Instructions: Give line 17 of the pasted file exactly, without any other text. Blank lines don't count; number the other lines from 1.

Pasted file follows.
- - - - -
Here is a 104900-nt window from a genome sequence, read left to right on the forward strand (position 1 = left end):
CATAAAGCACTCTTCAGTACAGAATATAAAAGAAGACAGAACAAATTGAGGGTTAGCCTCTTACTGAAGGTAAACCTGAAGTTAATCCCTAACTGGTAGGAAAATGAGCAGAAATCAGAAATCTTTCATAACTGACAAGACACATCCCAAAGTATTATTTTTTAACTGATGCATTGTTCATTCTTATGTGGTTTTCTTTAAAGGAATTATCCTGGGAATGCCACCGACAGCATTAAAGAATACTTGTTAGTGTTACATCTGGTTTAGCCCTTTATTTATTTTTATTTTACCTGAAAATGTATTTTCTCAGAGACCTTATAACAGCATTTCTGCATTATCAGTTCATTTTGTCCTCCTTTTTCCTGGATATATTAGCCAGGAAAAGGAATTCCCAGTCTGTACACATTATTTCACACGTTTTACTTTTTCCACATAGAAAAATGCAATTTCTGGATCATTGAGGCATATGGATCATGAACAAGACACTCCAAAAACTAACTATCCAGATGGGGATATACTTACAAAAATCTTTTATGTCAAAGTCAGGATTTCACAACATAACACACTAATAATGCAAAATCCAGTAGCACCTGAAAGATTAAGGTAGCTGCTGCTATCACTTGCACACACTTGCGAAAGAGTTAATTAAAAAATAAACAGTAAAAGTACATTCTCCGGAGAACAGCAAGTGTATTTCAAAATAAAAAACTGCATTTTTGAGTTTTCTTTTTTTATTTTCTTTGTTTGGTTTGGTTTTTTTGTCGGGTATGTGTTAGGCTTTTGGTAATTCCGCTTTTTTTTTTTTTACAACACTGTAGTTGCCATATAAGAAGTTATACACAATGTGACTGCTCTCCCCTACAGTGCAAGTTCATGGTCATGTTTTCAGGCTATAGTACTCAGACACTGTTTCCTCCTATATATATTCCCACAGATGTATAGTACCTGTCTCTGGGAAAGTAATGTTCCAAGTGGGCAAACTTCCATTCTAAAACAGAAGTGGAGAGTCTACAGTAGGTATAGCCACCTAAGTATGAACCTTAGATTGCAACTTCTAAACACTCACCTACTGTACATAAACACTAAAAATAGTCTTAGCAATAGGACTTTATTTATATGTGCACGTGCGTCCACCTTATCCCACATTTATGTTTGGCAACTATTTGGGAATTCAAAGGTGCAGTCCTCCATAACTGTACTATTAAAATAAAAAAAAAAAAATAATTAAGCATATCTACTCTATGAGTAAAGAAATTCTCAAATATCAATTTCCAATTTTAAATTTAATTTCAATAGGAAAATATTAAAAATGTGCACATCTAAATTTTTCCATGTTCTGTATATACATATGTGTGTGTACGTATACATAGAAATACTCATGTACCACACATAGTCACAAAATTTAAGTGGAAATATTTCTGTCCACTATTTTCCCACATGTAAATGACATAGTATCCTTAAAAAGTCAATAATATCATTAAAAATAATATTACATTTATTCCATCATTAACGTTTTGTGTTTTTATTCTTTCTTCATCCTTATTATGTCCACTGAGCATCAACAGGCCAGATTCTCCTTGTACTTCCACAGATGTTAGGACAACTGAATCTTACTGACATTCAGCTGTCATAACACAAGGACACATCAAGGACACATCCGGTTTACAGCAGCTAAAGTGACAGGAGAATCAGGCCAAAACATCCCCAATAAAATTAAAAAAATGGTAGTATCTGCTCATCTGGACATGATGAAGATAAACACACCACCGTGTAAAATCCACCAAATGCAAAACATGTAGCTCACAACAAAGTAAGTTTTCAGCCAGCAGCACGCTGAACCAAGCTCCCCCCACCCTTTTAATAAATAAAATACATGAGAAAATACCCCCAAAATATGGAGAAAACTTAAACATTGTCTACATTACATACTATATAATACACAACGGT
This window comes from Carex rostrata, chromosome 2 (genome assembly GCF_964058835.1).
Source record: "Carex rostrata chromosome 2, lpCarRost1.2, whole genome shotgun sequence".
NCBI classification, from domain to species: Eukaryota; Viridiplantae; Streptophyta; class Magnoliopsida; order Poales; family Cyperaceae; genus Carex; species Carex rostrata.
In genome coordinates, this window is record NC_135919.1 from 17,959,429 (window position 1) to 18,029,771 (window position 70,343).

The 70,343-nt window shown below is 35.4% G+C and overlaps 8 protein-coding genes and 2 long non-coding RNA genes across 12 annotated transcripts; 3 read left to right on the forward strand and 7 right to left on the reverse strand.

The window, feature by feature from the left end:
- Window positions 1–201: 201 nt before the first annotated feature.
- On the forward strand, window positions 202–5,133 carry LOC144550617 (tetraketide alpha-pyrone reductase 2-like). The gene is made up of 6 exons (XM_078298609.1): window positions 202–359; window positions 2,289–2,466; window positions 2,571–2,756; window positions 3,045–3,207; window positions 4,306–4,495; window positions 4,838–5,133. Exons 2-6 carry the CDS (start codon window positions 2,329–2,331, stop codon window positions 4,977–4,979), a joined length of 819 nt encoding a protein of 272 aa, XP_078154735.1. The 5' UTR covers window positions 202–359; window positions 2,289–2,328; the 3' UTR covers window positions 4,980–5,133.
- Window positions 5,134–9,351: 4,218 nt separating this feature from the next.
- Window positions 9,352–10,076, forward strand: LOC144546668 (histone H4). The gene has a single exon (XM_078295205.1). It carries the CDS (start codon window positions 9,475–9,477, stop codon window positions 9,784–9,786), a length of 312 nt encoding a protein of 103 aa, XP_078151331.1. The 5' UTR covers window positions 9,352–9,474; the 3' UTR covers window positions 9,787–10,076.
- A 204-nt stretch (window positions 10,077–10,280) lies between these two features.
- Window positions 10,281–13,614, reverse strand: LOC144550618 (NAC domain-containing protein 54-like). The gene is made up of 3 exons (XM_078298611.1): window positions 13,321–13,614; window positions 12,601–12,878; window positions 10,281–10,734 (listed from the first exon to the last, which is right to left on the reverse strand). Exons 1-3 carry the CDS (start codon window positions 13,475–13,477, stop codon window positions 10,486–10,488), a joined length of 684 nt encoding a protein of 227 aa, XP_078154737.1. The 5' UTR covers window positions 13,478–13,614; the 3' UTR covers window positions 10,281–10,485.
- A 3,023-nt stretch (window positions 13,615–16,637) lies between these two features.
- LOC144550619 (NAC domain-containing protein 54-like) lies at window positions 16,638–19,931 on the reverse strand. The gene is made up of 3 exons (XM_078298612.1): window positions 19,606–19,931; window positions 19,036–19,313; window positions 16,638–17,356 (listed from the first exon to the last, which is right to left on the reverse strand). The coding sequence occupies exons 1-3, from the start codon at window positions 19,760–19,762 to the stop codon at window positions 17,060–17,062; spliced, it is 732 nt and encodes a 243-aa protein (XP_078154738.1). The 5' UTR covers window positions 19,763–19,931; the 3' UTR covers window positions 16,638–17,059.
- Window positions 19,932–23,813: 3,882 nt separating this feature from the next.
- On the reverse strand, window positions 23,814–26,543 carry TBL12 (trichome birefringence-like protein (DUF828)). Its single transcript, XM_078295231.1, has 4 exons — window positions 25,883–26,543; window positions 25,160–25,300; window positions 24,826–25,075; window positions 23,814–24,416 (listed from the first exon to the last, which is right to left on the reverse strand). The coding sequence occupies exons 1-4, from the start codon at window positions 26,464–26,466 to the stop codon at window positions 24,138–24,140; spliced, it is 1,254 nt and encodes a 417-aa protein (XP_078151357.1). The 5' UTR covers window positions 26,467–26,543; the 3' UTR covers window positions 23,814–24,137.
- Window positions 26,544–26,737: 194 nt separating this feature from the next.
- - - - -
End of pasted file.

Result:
- Window positions 19,932–23,813: 3,882 nt separating this feature from the next.